Bleach:  Chlorinated water has been proven an effective disinfectant for Ebola.  For best results mix 1:10, or one part bleach to ten parts water (not the one to nine as is often written).  So a one-gallon bottle of household bleach (i.e. Clorox) will provide eleven gallons of disinfectant.  Only mix as needed since the diluted bleach loses its strength over a day or two depending on temperature and air exposure. And paradoxically, diluted bleach is a better disinfectant than concentrated bleach, so more is not necessarily better.  And keep the area or thing to be disinfected moist with the bleach solution for minutes rather than seconds.  At least 10 minutes if you can.

How to Survive Ebola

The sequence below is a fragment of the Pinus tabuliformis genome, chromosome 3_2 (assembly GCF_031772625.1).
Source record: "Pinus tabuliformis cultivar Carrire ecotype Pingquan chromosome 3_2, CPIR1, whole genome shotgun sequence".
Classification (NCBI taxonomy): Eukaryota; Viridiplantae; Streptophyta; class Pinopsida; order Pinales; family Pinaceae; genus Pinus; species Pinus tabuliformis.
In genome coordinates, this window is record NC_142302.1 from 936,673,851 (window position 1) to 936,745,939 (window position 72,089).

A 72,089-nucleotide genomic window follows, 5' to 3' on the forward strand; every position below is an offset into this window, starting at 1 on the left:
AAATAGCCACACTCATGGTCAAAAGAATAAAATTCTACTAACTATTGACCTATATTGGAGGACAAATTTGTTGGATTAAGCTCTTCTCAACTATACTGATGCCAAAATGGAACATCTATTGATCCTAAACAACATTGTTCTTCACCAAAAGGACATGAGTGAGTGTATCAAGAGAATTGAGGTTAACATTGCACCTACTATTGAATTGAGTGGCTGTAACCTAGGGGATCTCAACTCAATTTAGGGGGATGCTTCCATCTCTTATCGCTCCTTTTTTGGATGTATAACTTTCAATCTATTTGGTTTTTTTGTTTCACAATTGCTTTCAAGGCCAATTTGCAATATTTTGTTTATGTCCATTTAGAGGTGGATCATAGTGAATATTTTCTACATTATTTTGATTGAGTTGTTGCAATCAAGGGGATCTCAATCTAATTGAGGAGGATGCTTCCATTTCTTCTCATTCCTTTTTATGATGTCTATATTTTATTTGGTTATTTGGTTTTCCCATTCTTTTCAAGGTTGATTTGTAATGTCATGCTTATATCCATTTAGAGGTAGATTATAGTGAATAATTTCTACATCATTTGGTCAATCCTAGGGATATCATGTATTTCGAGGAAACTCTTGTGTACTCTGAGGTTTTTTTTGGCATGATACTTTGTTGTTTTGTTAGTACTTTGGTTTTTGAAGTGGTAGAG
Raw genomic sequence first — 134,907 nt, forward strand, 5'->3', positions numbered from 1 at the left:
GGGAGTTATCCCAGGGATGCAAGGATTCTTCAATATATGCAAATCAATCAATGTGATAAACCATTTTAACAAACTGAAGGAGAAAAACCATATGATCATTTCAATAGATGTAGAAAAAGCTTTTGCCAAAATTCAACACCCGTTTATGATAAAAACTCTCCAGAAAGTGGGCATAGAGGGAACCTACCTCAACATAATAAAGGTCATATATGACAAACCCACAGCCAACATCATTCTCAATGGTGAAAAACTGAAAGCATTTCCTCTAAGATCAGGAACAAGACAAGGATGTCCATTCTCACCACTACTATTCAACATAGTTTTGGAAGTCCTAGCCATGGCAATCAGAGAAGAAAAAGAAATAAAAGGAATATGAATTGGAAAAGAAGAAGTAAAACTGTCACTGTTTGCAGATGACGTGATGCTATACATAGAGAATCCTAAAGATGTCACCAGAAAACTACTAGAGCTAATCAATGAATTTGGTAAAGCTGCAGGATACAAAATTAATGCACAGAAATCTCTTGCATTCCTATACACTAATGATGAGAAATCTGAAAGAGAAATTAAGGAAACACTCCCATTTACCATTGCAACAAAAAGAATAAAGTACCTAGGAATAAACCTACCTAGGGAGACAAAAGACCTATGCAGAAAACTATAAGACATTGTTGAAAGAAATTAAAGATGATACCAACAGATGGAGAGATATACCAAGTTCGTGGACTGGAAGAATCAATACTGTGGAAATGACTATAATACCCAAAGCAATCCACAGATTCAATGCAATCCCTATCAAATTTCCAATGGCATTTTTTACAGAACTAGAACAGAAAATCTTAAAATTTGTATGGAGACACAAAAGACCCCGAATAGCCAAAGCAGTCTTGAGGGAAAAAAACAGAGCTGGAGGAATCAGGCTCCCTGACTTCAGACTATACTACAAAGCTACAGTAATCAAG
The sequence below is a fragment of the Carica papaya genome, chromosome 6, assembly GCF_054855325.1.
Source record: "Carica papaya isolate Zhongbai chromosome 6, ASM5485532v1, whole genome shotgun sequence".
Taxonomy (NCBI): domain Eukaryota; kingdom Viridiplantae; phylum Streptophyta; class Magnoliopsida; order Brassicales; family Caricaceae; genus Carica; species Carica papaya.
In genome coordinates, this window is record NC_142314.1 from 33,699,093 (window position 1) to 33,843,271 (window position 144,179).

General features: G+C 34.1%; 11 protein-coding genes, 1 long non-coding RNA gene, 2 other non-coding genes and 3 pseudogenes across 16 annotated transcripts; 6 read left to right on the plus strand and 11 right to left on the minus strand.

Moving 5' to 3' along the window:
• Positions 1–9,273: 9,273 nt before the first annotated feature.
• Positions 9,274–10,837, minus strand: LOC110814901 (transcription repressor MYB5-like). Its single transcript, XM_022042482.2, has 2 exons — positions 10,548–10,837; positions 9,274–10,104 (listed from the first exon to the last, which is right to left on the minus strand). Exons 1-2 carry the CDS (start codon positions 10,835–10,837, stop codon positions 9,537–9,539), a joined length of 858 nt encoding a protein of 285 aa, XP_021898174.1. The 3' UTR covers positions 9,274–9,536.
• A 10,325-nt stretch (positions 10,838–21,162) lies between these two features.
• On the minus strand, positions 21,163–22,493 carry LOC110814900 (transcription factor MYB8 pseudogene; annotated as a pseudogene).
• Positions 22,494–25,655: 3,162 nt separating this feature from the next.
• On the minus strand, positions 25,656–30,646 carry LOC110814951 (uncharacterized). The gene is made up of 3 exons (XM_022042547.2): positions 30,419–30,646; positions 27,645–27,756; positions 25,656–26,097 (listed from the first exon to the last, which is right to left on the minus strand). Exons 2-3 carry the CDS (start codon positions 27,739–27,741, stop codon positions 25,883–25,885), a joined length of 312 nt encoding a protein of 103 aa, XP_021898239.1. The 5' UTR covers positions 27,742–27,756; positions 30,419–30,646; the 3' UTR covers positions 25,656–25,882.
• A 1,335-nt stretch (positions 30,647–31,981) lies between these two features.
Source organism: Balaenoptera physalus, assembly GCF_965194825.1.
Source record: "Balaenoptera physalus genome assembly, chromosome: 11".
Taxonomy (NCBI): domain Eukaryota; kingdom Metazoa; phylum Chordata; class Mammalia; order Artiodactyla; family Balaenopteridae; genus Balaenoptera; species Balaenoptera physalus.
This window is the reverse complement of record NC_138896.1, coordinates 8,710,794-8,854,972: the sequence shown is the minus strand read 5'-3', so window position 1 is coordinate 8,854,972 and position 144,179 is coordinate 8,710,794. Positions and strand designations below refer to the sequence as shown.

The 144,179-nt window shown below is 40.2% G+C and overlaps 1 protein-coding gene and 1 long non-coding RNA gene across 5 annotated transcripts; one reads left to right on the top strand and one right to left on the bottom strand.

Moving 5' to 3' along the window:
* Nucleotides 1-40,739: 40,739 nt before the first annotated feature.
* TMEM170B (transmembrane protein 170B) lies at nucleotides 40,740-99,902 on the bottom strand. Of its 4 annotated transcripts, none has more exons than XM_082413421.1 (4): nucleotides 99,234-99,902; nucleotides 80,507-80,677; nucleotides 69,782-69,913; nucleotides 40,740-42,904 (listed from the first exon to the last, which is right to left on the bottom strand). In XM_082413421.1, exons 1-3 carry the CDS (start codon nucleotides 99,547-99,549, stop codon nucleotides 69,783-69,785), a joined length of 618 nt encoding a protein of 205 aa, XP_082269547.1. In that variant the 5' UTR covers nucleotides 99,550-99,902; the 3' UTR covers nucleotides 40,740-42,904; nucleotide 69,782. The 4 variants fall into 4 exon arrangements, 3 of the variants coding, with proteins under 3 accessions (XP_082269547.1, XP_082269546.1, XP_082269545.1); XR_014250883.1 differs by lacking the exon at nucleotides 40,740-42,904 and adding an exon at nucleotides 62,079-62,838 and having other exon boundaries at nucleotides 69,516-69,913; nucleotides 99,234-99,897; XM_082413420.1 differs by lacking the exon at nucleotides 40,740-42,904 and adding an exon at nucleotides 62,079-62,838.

Gloves:  The professionals use heavier, thicker gloves, but that is because they are intentionally entering an Ebola theater.  Your prevention needs will be served fine with Nitrile or latex exam gloves.  They should fit snugly and be replaced often.  To remove the gloves, pinch the glove at the wrist with one gloved hand and then pull the glove off the hand turning it inside out.  For the other hand, slide your bare thumb under the other glove at the wrist and pull off the glove without touching its outside surface.  Of course you should soak your gloved hands in the bleach solution prior to removal, and rinse your bare hands again afterwards.  And since the exam gloves are like giant rubber bands, watch out for flying material as the gloves are stretched and removed.